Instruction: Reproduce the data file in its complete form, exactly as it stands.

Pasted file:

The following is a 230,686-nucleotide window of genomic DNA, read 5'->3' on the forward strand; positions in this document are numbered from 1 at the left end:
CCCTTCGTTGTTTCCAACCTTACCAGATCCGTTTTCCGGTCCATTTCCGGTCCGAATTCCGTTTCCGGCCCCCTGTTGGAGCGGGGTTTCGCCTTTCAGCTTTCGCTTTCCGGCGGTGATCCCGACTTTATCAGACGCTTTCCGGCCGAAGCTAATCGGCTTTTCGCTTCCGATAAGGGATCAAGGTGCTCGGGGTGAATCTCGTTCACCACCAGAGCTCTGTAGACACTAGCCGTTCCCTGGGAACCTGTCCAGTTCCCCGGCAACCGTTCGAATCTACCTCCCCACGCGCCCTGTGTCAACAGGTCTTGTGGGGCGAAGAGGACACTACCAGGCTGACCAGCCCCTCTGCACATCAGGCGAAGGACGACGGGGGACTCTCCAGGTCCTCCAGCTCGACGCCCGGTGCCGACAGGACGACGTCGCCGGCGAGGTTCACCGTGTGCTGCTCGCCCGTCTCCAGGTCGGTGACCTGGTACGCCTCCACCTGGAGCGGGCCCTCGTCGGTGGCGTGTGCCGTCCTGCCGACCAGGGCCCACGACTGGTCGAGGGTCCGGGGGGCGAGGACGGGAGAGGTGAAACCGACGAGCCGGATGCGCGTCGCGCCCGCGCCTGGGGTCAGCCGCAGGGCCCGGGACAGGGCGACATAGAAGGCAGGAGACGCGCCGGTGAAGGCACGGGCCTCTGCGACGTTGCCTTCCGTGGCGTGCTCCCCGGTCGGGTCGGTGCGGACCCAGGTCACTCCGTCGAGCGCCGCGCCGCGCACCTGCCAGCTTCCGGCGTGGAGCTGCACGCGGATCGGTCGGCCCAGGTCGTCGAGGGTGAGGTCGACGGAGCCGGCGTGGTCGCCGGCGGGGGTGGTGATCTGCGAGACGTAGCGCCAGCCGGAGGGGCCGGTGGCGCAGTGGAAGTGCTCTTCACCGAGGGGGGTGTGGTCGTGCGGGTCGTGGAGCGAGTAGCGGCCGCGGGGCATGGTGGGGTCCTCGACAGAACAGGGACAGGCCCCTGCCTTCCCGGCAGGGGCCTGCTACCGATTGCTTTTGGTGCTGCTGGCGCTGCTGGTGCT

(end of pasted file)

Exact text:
The following is a 230,686-nucleotide window of genomic DNA, read 5'->3' on the forward strand; positions in this document are numbered from 1 at the left end:
CCCTTCGTTGTTTCCAACCTTACCAGATCCGTTTTCCGGTCCATTTCCGGTCCGAATTCCGTTTCCGGCCCCCTGTTGGAGCGGGGTTTCGCCTTTCAGCTTTCGCTTTCCGGCGGTGATCCCGACTTTATCAGACGCTTTCCGGCCGAAGCTAATCGGCTTTTCGCTTCCGATAAGGGATCAAGGTGCTCGGGGTGAATCTCGTTCACCACCAGAGCTCTGTAGACACTAGCCGTTCCCTGGGAACCTGTCCAGTTCCCCGGCAACCGTTCGAATCTACCTCCCCACGCGCCCTGTGTCAACAGGTCTTGTGGGGCGAAGAGGACACTACCAGGCTGACCAGCCCCTCTGCACATCAGGCGAAGGACGACGGGGGACTCTCCAGGTCCTCCAGCTCGACGCCCGGTGCCGACAGGACGACGTCGCCGGCGAGGTTCACCGTGTGCTGCTCGCCCGTCTCCAGGTCGGTGACCTGGTACGCCTCCACCTGGAGCGGGCCCTCGTCGGTGGCGTGTGCCGTCCTGCCGACCAGGGCCCACGACTGGTCGAGGGTCCGGGGGGCGAGGACGGGAGAGGTGAAACCGACGAGCCGGATGCGCGTCGCGCCCGCGCCTGGGGTCAGCCGCAGGGCCCGGGACAGGGCGACATAGAAGGCAGGAGACGCGCCGGTGAAGGCACGGGCCTCTGCGACGTTGCCTTCCGTGGCGTGCTCCCCGGTCGGGTCGGTGCGGACCCAGGTCACTCCGTCGAGCGCCGCGCCGCGCACCTGCCAGCTTCCGGCGTGGAGCTGCACGCGGATCGGTCGGCCCAGGTCGTCGAGGGTGAGGTCGACGGAGCCGGCGTGGTCGCCGGCGGGGGTGGTGATCTGCGAGACGTAGCGCCAGCCGGAGGGGCCGGTGGCGCAGTGGAAGTGCTCTTCACCGAGGGGGGTGTGGTCGTGCGGGTCGTGGAGCGAGTAGCGGCCGCGGGGCATGGTGGGGTCCTCGACAGAACAGGGACAGGCCCCTGCCTTCCCGGCAGGGGCCTGCTACCGATTGCTTTTGGTGCTGCTGGCGCTGCTGGTGCT